Pair of Amy's Clash in Texas Over Frozen Dessert Trademark

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By Tamlin Bason

Oct. 10 — Neither party is entitled to summary judgment on trademark infringement claims asserted by Amy's Ice Creams Inc. against Amy's Kitchen Inc., the U.S. District Court for the Western District of Texas ruled Oct. 8.

Both the California-based Amy's Kitchen and the Texas-based Amy's Ice Creams have been operating since the 1980s. And for most of that time their products did not overlap: Amy's Kitchen specialized in vegan and vegetarian frozen foods that were sold to grocery stores and Amy's Ice Creams only sold products out of its handful of locations in and around Austin, Texas.

In 2008, however, Amy's Kitchen made a push into the frozen dessert market. One of those new products, a non-dairy frozen dessert, sparked this lawsuit.

Both sides moved for summary judgment on Amy's Ice Creams' state law and common law trademark infringement claims. The court, however, determined that there were genuine issues of fact with respect to nearly all of the likelihood of confusion factors, particularly with regards to the strength of the Amy's Ice Creams mark.

TTAB Oppositions Support Jurisdiction Here

Amy's Ice Creams has a state trademark registration but no federal registration. Amy's Kitchen has a number of federal registrations, but none of them were at issue in the dispute.

Amy's Ice Creams, however, filed an application to register “Amy's Ice Creams” with the Patent and Trademark Office. Amy's Kitchen opposed that application and also has pending applications of its own—opposed by Amy's Ice Creams—trying to register two additional marks for use on cookies and candy bars.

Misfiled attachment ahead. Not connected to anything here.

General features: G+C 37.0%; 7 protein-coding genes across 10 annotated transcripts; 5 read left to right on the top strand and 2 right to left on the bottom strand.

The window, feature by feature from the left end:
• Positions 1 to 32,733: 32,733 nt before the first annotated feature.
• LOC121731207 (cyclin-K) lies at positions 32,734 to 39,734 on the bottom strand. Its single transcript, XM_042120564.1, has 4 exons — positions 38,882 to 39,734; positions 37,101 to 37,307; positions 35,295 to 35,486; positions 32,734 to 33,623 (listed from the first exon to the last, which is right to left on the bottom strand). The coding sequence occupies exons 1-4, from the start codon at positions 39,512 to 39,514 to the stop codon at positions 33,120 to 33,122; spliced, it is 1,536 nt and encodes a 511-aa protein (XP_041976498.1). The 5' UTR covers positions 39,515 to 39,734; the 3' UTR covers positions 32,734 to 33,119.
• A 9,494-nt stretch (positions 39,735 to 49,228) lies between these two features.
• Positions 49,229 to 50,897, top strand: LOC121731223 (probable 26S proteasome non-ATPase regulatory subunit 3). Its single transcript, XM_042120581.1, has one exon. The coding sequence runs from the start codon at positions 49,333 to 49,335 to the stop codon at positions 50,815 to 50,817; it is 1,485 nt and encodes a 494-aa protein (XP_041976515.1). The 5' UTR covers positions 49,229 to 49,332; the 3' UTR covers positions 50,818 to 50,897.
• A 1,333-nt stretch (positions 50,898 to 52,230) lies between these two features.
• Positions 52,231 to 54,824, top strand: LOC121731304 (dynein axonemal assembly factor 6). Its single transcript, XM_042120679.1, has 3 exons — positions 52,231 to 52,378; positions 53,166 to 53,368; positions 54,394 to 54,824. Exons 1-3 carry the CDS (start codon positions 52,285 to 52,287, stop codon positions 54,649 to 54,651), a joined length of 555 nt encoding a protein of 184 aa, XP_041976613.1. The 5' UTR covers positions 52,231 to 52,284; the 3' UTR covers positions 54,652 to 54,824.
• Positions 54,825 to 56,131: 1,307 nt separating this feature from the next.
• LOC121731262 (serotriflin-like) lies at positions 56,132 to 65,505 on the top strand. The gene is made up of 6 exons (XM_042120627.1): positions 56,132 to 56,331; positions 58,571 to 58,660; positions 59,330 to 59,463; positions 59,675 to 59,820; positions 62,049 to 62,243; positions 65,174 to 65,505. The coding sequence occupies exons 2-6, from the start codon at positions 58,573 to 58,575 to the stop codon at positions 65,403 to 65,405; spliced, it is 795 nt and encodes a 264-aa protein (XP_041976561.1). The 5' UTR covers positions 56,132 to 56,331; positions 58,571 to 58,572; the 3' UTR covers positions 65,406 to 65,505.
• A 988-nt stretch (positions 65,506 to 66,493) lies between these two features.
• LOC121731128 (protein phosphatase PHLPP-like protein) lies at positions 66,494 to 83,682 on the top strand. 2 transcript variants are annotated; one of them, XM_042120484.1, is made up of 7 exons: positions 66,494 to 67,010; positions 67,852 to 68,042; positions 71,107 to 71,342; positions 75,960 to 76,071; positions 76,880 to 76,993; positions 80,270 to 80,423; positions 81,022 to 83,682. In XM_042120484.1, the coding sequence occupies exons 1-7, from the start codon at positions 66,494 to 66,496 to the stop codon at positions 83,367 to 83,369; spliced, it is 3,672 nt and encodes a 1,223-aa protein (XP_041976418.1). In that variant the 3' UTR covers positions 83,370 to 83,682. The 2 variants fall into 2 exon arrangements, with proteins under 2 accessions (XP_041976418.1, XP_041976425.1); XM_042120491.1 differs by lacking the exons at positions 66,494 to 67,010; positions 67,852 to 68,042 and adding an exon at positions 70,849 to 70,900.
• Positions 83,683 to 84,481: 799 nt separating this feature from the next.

The complaint in this case included a request for a declaration that Amy's Ice Creams was entitled to federal registration of that contested mark and an order that Amy's Kitchen's applications be refused.

Amy's Kitchen argued that the court lacked jurisdiction over those claims and that its existing registrations, including one that covered frozen apple pie, were “insufficiently related to the pending applications to allow the Court to rule on the party's registration rights.”

“In order for the Court to exercise jurisdiction over pending applications, one of the parties must have a registered trademark which has a sufficient nexus with the dispute over the pending applications,” the court noted. It then found that nexus satisfied here.

“[Amy's Kitchen]'s applications are essentially an attempt to expand their registered marks to new products, and [Amy's Ice Creams]' applications are in direct conflict with [Amy's Kitchen]'s applications,” Judge Sam Sparks said.

Moreover, the court noted that, in its opposition to the Amy's Ice Creams application, Amy's Kitchen asserted a likelihood of confusion argument based on its own registrations.

“Therefore, [Amy's Kitchen]'s utilization of its registered trademarks, both offensively and defensively, reflects a nexus between these registered marks and the parties' applications sufficient to give this Court jurisdiction to determine the parties' respective rights to registration,” the court said.

Mark is Descriptive, Secondary Meaning Unclear

The court rejected Amy's Ice Creams' argument that “Amy's” was an inherently distinctive term. Rather, the mark is descriptive in that it describes something as belonging to Amy. However, though descriptive, the court noted that the mark could still be protected if secondary meaning were found.

The court, however, was unable to determine on the record before it whether Amy's Ice Creams had acquired secondary meaning in the relevant geographic area.

“Both parties have presented credible, competing evidence” on this issue, the court said, “creating numerous genuine issues of material fact and making resolution of the dispute not suitable for summary judgment.”

Geographic Restriction?

The parties, and Amy's Kitchen in particular, appear to be angling for a result that restricts the areas in which each party can use its respective Amy's mark.

For instance, Amy's Kitchen “has presented evidence it has discontinued sales of the non-dairy frozen desert in the greater Austin area as of July 2014,” the court said.

Amy's Ice Creams was represented by Jered E. Matthysse of Pirkey Barber PLLC, Austin, Texas. Amy's Kitchen was represented by Jedediah Wakefield of Fenwick & West LLP, San Francisco.

To contact the reporter on this story: Tamlin Bason in Washington at

To contact the editor responsible for this story: Tom P. Taylor at

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